Governments around the world have rushed to help the airline industry, one of the planet’s biggest polluters, survive the coronavirus pandemic. The Trump administration lined up a $32 billion bailout for U.S. carriers in April, and, in late May, the German government approved a $10 billion bailout for Lufthansa. This week, a United Nations group gave them another big break, saying that airlines won’t need to offset millions of tons of emissions.

It’s a blow to the booming, billion-dollar market for carbon offsets, and a blow to efforts to curb airline emissions. The U.N. group “is looking more and more like a puppet of the airlines, who are really calling the shots,” said Dan Rutherford, a program director for marine and aviation at the International Council on Clean Transportation, in an email.

The aviation industry accounts for around 2.4 percent of carbon emissions worldwide. If airlines formed a country, it would rank in the top 10 carbon polluters. It’s also one of the hardest industries to decarbonize: There aren’t clean alternatives for jet fuel, and not everyone can travel, Greta Thunberg-style, by high-speed sailboat.

But one of the few bright spots for cutting fossil-fuel pollution from aviation has been a United Nations scheme to get airlines to offset their growing emissions starting in 2021. The plan, signed in 2016 by 191 countries, is voluntary until 2027, and requires airlines to offset the emissions from all international flights that exceed a baseline of the average emissions from 2019 and 2020. The scheme is supposed to be policed by individual countries, who will oversee the emissions produced by companies headquartered within their borders.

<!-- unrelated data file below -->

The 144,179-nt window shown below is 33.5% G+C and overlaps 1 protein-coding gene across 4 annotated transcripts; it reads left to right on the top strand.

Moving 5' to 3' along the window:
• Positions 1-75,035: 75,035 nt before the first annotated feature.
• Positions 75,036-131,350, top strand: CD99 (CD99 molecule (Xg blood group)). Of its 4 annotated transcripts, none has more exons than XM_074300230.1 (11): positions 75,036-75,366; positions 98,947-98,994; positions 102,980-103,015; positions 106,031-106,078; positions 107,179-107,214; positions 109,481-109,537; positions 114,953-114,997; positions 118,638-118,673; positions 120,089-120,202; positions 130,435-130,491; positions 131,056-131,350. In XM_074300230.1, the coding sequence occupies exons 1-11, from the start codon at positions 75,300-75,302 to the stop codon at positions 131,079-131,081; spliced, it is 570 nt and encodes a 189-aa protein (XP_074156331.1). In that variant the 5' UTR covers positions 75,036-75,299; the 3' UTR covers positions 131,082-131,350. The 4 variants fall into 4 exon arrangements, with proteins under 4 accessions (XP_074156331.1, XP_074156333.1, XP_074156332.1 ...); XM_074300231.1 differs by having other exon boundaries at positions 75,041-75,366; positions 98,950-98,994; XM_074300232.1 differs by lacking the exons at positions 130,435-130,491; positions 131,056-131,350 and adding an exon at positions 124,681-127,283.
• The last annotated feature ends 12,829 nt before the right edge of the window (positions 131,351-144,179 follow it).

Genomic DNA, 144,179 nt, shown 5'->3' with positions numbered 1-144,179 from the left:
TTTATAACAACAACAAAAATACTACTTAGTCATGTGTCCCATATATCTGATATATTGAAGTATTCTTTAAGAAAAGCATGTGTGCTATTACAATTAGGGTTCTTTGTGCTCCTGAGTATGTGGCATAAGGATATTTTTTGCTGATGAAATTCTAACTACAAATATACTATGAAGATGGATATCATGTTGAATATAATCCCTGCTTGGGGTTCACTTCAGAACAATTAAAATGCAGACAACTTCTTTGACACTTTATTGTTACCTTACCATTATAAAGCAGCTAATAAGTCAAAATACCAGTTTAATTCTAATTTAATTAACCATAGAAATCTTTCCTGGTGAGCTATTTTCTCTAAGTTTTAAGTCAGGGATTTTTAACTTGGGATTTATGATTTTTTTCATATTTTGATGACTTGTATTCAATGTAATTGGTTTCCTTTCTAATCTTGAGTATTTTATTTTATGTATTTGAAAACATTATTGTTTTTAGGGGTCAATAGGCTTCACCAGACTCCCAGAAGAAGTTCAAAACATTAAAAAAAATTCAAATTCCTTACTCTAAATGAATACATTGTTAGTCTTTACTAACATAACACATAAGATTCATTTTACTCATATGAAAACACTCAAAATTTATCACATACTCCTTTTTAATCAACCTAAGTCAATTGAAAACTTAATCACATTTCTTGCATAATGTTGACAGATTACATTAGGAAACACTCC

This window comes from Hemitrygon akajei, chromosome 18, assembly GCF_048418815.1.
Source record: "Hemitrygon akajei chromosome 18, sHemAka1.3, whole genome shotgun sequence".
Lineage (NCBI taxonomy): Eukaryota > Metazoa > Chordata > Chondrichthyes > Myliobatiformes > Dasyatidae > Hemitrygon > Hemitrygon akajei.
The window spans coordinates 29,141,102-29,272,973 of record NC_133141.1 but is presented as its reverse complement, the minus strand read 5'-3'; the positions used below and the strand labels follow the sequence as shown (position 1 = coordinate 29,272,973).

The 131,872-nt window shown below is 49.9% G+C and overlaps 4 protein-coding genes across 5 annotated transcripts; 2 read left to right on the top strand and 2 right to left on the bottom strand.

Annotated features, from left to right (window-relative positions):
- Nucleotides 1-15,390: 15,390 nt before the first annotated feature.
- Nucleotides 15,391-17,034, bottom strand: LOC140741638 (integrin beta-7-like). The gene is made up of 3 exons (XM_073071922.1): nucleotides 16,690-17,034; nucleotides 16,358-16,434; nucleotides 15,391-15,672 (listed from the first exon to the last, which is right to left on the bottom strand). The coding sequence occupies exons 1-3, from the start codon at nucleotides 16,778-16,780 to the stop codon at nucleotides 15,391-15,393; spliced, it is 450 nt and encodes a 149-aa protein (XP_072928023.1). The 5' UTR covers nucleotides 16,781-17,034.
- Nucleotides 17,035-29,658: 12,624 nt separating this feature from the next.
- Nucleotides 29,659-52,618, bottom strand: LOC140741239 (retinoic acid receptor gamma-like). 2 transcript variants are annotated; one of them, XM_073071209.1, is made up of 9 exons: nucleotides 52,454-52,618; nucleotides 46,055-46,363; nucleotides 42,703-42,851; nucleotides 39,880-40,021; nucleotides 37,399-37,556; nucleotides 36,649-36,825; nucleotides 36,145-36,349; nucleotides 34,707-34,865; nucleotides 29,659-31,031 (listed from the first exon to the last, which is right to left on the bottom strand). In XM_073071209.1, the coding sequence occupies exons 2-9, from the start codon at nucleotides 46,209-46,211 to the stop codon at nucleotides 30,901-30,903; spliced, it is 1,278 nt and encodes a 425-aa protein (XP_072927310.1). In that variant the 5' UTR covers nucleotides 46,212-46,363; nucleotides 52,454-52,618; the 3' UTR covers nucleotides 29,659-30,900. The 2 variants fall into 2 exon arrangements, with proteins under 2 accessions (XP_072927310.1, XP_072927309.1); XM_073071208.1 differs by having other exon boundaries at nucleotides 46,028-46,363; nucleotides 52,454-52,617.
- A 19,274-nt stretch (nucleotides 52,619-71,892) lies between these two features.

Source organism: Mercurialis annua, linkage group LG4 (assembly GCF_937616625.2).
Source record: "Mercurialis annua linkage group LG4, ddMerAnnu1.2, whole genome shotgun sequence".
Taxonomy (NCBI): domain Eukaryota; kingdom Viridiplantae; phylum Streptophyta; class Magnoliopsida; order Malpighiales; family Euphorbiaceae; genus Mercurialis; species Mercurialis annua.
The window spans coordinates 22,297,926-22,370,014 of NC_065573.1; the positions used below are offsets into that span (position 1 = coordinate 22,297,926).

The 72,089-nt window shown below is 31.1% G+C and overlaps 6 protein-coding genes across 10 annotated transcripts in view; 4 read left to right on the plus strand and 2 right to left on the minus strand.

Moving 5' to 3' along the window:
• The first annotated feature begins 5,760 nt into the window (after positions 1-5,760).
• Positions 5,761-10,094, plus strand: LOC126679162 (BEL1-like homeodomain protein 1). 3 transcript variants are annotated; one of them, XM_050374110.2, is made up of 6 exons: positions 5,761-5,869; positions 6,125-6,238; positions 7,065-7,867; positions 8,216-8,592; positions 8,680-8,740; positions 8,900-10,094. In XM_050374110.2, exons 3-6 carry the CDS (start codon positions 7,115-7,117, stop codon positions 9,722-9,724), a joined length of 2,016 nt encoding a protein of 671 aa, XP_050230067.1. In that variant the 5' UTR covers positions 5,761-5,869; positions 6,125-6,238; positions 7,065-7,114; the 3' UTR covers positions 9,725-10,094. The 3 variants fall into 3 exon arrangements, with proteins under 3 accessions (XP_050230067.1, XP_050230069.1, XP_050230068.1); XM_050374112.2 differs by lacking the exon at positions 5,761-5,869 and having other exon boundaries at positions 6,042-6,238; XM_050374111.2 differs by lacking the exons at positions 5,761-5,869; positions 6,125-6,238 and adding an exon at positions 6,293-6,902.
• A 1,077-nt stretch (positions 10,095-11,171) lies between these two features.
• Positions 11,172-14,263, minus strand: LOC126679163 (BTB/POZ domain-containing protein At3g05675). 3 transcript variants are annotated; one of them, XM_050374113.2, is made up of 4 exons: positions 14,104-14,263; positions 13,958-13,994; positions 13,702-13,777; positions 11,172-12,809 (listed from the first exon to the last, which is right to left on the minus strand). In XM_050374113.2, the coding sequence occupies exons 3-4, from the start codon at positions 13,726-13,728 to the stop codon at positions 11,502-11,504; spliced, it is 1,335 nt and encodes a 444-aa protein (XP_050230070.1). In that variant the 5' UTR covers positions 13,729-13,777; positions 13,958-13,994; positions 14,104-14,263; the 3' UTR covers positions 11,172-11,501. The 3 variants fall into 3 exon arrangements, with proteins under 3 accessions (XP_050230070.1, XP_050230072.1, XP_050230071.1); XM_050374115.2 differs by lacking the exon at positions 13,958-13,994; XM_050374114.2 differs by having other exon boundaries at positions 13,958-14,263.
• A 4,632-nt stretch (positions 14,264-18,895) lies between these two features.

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So airlines would still be emitting millions of tons of carbon dioxide, but at least they would also be investing cash in planting trees and other schemes to suck that CO2 back out of the atmosphere.

Then came the coronavirus pandemic and one of the worst economic downturns since the Great Depression. This year, airlines worldwide are expected to lose over $85 billion, and the number of people flying is expected to plunge 50 percent. The prospect of paying to offset emissions suddenly didn’t look so good.

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In response, the airline industry petitioned the International Civil Aviation Organization, or ICAO — the United Nations council overseeing international air travel — to erase 2020 from baseline calculations. Because traffic has been so low this year, the airlines argued that using it as part of a baseline would be an “inappropriate economic burden,” under the assumption that air traffic will resurge in coming years.

On Tuesday, the U.N. organization gave them a break, setting a new baseline of 2019 alone. Rutherford said the decision lets airlines off the hook for between 50 and 200 million tons of CO2. And, given how long it might take airline travel to rebound, he expects most airlines won’t have to offset anything until 2024.

If there’s a bright spot here, it’s that this move is unlikely that this will slow the long-term decarbonization of aviation — which, according to Rutherford, is more dependent on new technology than short-term offsetting. British Airways, Delta, and a host of other major airlines have already claimed that they will reach “net-zero” emissions by 2050, through a combination of better fuel efficiency and clean jet fuel. British Airways, for instance, wants to make fuel out of household waste like diapers and coffee cups.

But the coronavirus pandemic may be a sign that, when profits are on the line, airlines will throw green policies out the window. If carbon offsets are too much of a burden, can big promises and coffee-cup fuel clean up this polluting industry?